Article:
Purpose: To investigate the role of parental smoking during pre-conception and pregnancy, maternal beverage consumption (alcohol, coffee and tea) during pregnancy and their possible interactions, in the etiology of childhood acute leukemia (CL).
Methods: The ESTELLE study included 747 cases of CL [636 cases of acute lymphoblastic leukemia (ALL) and 100 cases of acute myeloblastic leukemia (AML)] diagnosed in France in 2010-2011 and 1,421 population controls frequency-matched with the cases on age and gender. Data were obtained from structured telephone questionnaires administered to the mothers. The odds ratios (OR) and their 95 % confidence intervals were estimated using unconditional logistic regression models adjusted for potential confounders.
Results: AML, but not ALL, was non-significantly associated with alcohol drinking during pregnancy [OR = 1.3 (0.8-2.0)] with a significant positive dose-response trend (p-trend = 0.02). Pre-conception paternal smoking was significantly associated with ALL [OR = 1.2 (1.1-1.5)] and AML [OR = 1.5 (1.0-2.3)]. CL was not associated with maternal smoking [OR = 1.0 (0.8-1.2)], or maternal coffee [OR = 0.9 (0.8-1.1)] or tea drinking [OR = 0.9 (0.8-1.1)] during pregnancy. However, a high consumption of coffee (>2 cups/day) was significantly associated with ALL [OR = 1.3 (1.0-1.8)].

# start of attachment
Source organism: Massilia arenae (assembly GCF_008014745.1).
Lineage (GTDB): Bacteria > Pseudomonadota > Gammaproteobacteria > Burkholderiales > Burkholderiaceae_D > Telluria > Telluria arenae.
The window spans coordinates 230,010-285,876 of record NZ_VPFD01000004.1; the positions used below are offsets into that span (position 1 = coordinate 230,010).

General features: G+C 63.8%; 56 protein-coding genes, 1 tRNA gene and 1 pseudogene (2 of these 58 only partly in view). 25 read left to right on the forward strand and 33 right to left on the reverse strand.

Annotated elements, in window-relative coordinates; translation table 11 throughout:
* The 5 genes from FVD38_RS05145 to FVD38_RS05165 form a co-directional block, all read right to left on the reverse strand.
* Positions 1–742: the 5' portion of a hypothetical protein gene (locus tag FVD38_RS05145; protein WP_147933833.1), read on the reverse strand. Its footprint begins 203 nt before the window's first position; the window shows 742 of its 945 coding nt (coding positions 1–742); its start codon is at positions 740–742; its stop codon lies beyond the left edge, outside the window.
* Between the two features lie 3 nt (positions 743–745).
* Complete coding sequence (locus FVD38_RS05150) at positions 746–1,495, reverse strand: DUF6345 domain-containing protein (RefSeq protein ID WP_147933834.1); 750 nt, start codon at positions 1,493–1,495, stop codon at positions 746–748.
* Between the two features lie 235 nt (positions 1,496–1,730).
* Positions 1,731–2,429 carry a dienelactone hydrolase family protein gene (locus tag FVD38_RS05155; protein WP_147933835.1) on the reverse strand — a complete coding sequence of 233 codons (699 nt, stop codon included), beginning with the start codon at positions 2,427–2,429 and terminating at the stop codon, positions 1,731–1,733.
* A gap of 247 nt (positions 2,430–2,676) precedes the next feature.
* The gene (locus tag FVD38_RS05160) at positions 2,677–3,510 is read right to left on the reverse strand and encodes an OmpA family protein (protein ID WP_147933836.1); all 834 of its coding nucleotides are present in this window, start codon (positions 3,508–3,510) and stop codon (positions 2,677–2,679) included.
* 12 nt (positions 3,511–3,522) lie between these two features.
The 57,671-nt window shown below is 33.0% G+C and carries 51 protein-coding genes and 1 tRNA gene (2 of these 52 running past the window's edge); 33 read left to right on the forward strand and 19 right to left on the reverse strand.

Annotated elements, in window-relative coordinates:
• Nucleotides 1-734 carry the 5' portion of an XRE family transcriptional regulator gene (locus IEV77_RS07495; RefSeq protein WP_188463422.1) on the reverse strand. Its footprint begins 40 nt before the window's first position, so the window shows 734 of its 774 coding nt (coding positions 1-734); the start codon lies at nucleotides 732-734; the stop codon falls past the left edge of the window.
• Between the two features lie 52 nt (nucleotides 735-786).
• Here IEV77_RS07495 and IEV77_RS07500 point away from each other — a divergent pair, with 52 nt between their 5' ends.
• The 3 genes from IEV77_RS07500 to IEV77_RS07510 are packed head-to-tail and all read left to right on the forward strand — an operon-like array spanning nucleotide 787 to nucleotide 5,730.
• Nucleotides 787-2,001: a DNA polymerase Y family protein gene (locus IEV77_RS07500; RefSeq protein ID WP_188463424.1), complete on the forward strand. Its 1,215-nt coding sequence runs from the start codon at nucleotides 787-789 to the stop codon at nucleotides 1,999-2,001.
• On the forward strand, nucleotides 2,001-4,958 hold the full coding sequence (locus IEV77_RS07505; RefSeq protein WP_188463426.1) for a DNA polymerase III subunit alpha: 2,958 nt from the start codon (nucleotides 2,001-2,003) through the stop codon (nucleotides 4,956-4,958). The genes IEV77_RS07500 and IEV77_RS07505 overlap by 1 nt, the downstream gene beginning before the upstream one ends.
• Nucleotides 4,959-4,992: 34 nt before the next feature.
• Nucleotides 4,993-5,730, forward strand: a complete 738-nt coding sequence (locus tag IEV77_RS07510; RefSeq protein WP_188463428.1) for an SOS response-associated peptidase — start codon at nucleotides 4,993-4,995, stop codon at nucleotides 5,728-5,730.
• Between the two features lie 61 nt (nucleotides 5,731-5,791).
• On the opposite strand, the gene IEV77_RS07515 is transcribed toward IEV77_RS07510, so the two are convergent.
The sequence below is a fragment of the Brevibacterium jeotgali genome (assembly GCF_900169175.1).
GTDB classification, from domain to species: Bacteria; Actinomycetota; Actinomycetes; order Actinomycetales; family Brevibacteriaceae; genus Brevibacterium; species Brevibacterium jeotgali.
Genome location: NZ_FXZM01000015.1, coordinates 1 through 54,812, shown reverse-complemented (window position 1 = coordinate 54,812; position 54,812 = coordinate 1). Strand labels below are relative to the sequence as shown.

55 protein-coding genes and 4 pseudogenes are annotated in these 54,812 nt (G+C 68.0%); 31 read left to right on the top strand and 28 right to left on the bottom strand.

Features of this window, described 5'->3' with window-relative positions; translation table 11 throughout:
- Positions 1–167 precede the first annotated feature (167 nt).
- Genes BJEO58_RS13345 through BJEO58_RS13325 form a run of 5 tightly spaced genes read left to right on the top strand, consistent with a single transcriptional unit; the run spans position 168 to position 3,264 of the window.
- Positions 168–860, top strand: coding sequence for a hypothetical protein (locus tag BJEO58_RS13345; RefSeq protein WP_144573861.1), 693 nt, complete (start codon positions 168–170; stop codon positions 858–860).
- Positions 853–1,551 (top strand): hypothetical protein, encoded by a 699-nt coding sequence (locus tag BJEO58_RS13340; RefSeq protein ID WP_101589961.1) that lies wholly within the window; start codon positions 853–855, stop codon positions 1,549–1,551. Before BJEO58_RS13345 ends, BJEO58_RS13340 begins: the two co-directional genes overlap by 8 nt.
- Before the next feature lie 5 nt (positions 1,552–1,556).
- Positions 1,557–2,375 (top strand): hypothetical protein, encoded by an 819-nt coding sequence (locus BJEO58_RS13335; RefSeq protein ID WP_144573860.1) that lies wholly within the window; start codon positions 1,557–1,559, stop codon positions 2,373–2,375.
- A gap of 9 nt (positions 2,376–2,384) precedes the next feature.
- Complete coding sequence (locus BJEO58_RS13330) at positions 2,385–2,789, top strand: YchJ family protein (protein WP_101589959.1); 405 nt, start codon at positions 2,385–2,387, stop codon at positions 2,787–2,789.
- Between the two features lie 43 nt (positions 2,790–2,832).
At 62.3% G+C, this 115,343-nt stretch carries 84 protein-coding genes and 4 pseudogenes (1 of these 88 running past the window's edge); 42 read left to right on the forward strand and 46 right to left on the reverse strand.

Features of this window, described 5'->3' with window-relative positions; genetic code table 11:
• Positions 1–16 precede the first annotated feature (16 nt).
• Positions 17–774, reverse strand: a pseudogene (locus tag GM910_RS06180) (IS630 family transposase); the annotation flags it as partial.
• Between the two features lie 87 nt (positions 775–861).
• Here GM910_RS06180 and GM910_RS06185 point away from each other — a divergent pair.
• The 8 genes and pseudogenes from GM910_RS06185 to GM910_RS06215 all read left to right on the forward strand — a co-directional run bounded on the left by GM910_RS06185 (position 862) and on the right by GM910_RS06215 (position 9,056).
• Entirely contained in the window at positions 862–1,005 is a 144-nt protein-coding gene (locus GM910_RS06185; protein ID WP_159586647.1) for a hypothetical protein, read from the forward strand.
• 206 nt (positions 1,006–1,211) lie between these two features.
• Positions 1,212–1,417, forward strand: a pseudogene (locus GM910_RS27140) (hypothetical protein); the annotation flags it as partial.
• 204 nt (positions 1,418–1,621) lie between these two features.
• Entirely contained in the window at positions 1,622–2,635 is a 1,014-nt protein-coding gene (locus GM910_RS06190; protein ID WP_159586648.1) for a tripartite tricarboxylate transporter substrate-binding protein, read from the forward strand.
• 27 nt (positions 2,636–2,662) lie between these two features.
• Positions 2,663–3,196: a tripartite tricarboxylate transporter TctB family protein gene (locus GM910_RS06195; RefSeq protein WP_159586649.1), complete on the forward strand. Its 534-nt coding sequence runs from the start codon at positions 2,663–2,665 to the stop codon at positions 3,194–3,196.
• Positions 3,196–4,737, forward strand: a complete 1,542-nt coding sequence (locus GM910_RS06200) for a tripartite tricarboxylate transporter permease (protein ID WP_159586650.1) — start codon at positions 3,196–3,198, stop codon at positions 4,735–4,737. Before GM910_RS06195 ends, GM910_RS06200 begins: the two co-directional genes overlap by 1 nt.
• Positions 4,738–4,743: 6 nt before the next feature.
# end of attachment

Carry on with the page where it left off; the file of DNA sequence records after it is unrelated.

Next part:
Conclusions: The findings constitute additional evidence that maternal alcohol drinking during pregnancy may be involved in AML, and that paternal smoking before pregnancy may be a risk factor for CL. The role of maternal coffee drinking in CL remains unclear and should be investigated further in consortium analyses and in large birth cohort studies with exposure assessment more contemporaneous with the exposure, before the occurrence of the disease.